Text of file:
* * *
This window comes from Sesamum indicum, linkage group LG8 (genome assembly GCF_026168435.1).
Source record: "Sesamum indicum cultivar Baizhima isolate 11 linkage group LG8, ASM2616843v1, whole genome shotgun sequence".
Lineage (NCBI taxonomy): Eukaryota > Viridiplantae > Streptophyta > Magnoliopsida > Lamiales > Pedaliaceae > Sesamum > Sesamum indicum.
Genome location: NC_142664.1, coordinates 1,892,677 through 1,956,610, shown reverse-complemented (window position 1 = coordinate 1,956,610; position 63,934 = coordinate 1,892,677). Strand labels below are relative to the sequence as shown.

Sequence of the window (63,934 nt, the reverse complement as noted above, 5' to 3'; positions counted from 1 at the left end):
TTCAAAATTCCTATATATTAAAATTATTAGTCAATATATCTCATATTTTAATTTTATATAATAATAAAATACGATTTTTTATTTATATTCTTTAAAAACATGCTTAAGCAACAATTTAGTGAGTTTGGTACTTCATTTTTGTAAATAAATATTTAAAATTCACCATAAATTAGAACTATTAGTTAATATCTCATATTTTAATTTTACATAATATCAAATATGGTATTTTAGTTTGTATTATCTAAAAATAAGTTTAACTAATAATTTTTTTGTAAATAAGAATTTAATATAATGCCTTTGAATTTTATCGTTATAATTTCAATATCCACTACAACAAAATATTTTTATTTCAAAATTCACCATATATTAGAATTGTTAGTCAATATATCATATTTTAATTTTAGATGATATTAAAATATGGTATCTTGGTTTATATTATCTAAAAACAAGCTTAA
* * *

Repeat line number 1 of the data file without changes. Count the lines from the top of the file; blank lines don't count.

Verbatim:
This window comes from Sesamum indicum, linkage group LG8 (genome assembly GCF_026168435.1).